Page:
Speaking of familiarity, the song’s lyrical theme is just as familiar.  In this case, the theme is familiar because it is clearly on the all-too-familiar topic of relationships.  This is clear as Roland sings in the song’s lead verse and chorus, “It’s only love if it hurts/Bow down load/Face in the dirt/Hop that train to God knows where/It’s only love should we change/It’s only love should we choose to stay the same/It’s only love if we feel/It’s only love if we’re real/It’s only real if we cross borders of emotions we know have been lost/It’s only love if we fear happiness as much as the tears.”  This is pretty straight forward.  This is someone seemingly contemplating if what he or she is feeling is love and not just general feelings. Roland adds in the song’s second verse, “If we’re real down dirty/And life’s still swirling/While God’s out surfing/So we’re left learning to love.”  Again, this is that contemplation taking place.  When it is considered along with the slightly melancholy mood set through the song’s musical arrangement, the whole makes this song stand on its own merits and worth hearing in its own right, too.  It is yet one more of the songs that makes Vibrations worth hearing.  ‘Where Do I Go,’ the album’s closer, is yet another noteworthy addition to its body.

The musical arrangement featured in ‘Where Do I Go’ is interesting because it almost has something of a neo-classic rock approach.  It is a composition that is just as unlike the other compositions examined here as they are from each other and from the rest of the album’s other songs.  The use of the piano against the guitars and the secondary elements, such as the bells and choral element make the whole such a unique addition that is sure to engage listeners in its own right.  Even the use of the strings adds its own touch to the whole that is sure to entertain listeners.  Overall, the musical arrangement featured in this song is reason enough to make it stand out.  The lyrical content that accompanies the song is of its own interest.

The lyrical theme featured in this song is another work centered on a broken relationship.  This is made clear right from the song’s lead verse and chorus, in which Roland sings, “Traveling abroad/Landed here and now/Crawled out to nowhere/To be found/Searched in darkness/Stumbled in the light/Even showed my weakness with my might/Where do I go?/Where do I go without your heart?”  The contemplation about that seeming lost love continues in the song’s second verse, which states, “Those fast decisions/Some right, some wrong/Caravan keeps moving/Burning on/Driving to the distance/Many miles to roam/All emotions numb/Another show.”  Again, what audiences get here is someone mourning that lost love.  This is clear.  The contemplative mood set through the song’s musical arrangement adds to the impact of these poetic words and make it all the more accessible for audiences.  The whole makes the song another notable addition to Vibrating.  When it is considered along with the other songs examined here and with the rest of the songs that make up the album’s body, the whole makes Vibrating a record that a wide range of audiences is certain to find worth hearing.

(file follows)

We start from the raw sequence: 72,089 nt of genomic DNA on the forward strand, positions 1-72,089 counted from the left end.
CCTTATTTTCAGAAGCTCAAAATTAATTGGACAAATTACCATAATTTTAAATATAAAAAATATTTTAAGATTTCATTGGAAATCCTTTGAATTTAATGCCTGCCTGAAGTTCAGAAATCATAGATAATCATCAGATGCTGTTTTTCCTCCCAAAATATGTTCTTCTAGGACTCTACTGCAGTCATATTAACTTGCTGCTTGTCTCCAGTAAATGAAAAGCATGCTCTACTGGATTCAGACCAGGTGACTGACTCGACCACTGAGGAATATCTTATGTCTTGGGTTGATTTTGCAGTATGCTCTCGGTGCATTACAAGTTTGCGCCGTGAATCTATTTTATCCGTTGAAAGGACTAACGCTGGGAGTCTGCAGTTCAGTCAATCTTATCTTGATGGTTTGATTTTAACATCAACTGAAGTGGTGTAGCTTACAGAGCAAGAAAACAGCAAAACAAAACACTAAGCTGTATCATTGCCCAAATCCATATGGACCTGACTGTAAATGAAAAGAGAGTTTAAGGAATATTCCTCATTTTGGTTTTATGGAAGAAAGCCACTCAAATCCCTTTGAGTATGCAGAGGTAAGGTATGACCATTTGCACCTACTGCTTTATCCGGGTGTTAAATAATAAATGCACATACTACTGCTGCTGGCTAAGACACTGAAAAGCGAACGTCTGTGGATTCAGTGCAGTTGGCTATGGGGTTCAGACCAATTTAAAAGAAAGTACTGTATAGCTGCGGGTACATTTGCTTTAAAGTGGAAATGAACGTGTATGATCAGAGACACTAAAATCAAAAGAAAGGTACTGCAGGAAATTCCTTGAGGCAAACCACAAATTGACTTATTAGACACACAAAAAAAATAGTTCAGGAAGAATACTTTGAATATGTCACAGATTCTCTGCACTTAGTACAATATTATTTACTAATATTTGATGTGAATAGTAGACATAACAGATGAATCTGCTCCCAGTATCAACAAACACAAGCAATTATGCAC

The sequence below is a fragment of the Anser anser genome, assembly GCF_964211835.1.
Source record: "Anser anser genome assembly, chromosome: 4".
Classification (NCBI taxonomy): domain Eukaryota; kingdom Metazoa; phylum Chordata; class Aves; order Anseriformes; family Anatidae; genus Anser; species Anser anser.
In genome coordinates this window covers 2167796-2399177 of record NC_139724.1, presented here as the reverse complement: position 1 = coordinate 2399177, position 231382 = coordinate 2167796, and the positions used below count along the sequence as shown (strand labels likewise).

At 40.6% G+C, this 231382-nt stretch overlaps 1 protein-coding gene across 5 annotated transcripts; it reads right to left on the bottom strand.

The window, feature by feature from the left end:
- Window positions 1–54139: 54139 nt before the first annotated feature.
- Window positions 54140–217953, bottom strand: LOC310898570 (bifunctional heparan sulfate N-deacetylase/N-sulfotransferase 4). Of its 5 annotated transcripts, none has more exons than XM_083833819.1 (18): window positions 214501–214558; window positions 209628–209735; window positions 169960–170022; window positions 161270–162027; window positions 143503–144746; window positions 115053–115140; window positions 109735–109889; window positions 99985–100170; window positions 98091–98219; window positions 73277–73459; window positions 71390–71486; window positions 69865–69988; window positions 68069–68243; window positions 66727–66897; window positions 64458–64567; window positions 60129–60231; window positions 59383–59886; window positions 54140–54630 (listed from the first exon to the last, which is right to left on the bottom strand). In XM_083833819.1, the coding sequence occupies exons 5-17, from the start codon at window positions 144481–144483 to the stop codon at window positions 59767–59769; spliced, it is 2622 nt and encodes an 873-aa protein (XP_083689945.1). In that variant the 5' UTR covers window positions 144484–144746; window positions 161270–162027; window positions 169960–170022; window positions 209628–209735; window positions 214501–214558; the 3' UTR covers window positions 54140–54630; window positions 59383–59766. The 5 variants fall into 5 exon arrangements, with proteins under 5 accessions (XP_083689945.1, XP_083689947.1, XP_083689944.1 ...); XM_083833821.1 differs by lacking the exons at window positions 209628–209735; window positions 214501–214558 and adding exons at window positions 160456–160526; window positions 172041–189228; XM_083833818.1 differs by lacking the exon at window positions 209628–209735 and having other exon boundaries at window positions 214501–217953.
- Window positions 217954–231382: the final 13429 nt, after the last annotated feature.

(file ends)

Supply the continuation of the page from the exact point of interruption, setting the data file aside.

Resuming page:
Vibrating, the latest album from Collective Soul, is a largely successful new offering from the veteran rock band.  That is proven through its variety of musical arrangements, which themselves are accessible and through its lyrical themes, which will engage listeners in their own right.  The songs examined do well to support the noted statements.  When they are considered along with the album’s singles and with the rest of the record’s entries, the whole makes Vibrations a mostly successful new offering from Collective Soul that is worth hearing at least once.

Vibrating is available now.  More information on the album is available along with all of Collective Soul’s latest news at:

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‘Blood’ Shows Collective Soul Still Has Heart

Courtesy: Fuzze-Flex Records

Veteran rock outfit Collective Soul is back on the road, touring in support of its upcoming album Blood.  The band’s 10th full-length studio recording, it is scheduled for release June 21 through Fuzze-Flex Records.  The record’s 10-song, 34-minute record is a strong new offering from the band thanks to its diverse musical arrangements and lyrical themes, both of which are easily accessible and radio ready.  One of the songs that serves to support that statement comes early in the record’s run in the form of ‘Crushed.’ It will be addressed shortly.  ‘Good Place To Start,’ which comes a little more than halfway through the album, is another example of what makes this record a positive effort.  It will be discussed a little later.  The Wallflowers-esque finale that is ‘Porch Swing’ is yet another example of what makes Blood another interesting effort from Collective Soul and will also be addressed later.  Each song is important in its own way to the whole of Blood.  When they are considered along with the seven other songs not directly noted here, the whole of Blood becomes a new work from Collective Soul that has plenty of heart.